Defunctioning ileostomy reduces leakage rate in rectal cancer surgery - systematic review and meta-analysis

Magdalena Pisarska, Natalia Gajewska, Piotr Małczak, Michał Wysocki, Jan Witowski, Grzegorz Torbicz, Piotr Major, Magdalena Mizera, Marcin Dembiński, Marcin Migaczewski, Andrzej Budzyński and Michał Pędziwiatr _

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Oncotarget. 2018; 9:20816-20825. https://doi.org/10.18632/oncotarget.25015

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Magdalena Pisarska1,2, Natalia Gajewska1, Piotr Małczak1,2, Michał Wysocki1,2, Jan Witowski1,2, Grzegorz Torbicz1, Piotr Major1,2, Magdalena Mizera1, Marcin Dembiński1, Marcin Migaczewski1, Andrzej Budzyński1,2 and Michał Pędziwiatr1,2

12nd Department of General Surgery, Jagiellonian University Medical College, Kraków, Poland

2Centre for Research, Training and Innovation in Surgery (CERTAIN Surgery), Kraków, Poland

Correspondence to:

Michał Pędziwiatr, email: [email protected]

Keywords: defunctioning ileostomy; leakage; rectal cancer; meta-analysis

Received: October 20, 2017     Accepted: March 08, 2018     Published: April 17, 2018


Objectives: The role of a defunctioning ileostomy in every anterior rectal resection with total mesorectal excision (TME) is still controversial. In this study, we aimed to review the current literature to determine the impact of ileostomy creation on postoperative outcomes in patients undergoing anterior rectal resection with TME.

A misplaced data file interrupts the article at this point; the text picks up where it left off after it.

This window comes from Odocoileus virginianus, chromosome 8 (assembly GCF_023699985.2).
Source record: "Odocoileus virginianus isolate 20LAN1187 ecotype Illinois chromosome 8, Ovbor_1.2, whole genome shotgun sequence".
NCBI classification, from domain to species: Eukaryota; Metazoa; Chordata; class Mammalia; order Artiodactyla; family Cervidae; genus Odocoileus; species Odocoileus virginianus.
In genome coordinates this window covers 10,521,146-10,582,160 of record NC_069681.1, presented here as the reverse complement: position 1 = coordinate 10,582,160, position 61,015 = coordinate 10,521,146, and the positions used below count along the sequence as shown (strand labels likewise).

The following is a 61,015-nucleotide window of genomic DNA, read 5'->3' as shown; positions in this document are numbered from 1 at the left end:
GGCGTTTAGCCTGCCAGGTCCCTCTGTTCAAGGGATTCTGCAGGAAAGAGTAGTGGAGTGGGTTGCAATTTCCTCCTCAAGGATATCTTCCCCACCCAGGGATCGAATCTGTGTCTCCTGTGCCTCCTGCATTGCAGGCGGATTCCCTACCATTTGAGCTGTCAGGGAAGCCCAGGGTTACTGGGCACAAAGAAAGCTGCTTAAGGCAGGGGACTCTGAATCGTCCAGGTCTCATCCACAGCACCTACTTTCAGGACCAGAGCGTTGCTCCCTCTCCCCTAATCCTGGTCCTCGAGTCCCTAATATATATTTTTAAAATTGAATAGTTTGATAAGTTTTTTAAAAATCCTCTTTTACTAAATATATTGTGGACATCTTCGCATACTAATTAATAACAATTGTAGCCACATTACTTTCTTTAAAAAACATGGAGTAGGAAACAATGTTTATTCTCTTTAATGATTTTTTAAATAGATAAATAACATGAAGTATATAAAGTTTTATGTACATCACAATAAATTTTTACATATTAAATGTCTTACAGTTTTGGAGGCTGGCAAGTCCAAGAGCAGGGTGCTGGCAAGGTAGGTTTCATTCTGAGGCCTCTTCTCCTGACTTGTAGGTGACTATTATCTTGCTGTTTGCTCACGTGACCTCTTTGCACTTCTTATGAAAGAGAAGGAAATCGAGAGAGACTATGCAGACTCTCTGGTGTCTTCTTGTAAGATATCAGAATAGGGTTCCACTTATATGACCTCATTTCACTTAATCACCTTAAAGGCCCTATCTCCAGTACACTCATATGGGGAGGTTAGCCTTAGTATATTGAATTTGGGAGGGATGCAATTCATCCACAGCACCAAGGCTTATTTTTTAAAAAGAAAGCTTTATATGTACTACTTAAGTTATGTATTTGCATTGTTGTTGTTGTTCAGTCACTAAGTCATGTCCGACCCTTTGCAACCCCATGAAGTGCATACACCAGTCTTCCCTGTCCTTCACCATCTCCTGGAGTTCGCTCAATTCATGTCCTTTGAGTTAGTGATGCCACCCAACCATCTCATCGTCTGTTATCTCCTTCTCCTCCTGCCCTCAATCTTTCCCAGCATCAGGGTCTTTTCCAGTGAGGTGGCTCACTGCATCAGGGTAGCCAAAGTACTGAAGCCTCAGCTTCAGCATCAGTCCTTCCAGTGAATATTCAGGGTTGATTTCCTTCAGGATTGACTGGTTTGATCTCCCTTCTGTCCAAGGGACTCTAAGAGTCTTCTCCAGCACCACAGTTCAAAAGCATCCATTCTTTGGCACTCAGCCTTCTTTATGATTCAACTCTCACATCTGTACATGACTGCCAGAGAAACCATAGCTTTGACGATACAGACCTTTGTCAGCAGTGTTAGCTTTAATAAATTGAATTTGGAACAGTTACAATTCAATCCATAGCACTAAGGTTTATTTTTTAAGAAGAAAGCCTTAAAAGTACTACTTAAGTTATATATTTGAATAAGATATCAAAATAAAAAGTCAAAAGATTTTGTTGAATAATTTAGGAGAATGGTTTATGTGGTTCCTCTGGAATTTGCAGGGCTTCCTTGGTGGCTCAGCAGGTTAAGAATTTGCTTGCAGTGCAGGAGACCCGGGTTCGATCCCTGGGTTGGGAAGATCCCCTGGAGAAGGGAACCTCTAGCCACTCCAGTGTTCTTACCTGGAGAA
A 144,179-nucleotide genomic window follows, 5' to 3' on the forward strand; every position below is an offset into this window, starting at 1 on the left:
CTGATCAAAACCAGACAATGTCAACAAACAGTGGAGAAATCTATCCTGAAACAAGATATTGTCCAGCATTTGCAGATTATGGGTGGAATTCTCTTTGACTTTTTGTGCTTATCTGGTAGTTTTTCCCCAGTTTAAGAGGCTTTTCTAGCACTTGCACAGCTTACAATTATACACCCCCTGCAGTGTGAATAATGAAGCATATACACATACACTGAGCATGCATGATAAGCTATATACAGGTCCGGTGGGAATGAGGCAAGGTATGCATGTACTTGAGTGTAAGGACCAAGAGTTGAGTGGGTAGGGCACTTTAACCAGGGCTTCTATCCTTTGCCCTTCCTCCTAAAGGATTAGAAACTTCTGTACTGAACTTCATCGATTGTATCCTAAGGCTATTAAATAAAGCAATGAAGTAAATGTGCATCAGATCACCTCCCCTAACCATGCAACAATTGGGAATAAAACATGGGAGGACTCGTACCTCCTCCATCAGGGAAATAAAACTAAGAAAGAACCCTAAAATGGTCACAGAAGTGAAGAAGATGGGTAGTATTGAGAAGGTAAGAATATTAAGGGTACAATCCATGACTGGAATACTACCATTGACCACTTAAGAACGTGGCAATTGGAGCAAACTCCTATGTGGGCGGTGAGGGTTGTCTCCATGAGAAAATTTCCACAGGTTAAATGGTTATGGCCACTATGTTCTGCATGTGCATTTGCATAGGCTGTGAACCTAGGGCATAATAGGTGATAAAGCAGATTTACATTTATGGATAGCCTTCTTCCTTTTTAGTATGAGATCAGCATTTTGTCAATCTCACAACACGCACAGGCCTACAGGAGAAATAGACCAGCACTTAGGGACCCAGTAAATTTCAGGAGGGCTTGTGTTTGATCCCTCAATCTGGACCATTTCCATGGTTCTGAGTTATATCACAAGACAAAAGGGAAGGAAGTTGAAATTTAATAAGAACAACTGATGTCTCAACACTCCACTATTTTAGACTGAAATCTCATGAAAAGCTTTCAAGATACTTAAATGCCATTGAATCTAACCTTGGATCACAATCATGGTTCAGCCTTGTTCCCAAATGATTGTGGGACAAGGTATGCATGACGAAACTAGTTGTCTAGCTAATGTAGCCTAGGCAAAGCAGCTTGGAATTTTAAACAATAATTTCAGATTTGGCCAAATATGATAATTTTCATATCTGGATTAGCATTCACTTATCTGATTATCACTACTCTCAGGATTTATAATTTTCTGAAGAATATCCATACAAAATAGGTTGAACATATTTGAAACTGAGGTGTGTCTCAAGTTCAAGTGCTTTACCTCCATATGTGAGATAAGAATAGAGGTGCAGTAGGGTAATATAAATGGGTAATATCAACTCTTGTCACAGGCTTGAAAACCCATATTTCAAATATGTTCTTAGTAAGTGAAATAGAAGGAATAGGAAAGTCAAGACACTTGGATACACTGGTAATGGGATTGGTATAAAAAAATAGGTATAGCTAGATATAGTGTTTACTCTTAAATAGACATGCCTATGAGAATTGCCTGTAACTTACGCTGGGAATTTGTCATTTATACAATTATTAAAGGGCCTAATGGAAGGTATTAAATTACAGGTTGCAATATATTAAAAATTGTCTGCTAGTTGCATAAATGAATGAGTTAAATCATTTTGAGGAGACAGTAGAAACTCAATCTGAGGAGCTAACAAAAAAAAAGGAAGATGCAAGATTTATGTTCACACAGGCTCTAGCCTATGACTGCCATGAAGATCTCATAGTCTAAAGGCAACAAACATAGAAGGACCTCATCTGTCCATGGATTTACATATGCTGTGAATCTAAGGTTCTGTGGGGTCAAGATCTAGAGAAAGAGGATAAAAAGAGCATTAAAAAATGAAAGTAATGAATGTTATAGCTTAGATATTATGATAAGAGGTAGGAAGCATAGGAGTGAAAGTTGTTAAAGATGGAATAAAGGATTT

Methods: MEDLINE, Embase and Cochrane Library were searched for eligible studies. We analyzed data up to October 2017. Eligible studies had to compare patients with vs. without a defunctioning ileostomy in rectal cancer surgery and comprise data on anastomotic leakage in both groups. The primary outcome was anastomotic leakage. Secondary outcomes included the complication rate, mortality, reoperation rate, length of hospital stay and 30-day readmission.

Results: Initial search yielded 1,966 articles. Thorough evaluation resulted in 13 eligible articles which were analyzed. Leakage rate (RR = 0.43, 95% CI 0.28-0.67) and the number of reoperations (RR = 0.62, 95% CI 0.40-0.94) were significantly lower in the defunctioning stoma group. Morbidity was significantly higher in the stoma group (RR = 1.32, 95% CI 1.05–1.65). Analysis of mortality, length of hospital stay and readmission rate did not show any significant differences.

Conclusion: A defunctioning ileostomy may decrease the anastomotic leakage rate, additionally significantly reducing the risk of reoperations but it may also increase the overall complication rate. The presence of the protective stoma has no effect on mortality, length of hospital stay and readmission rate.

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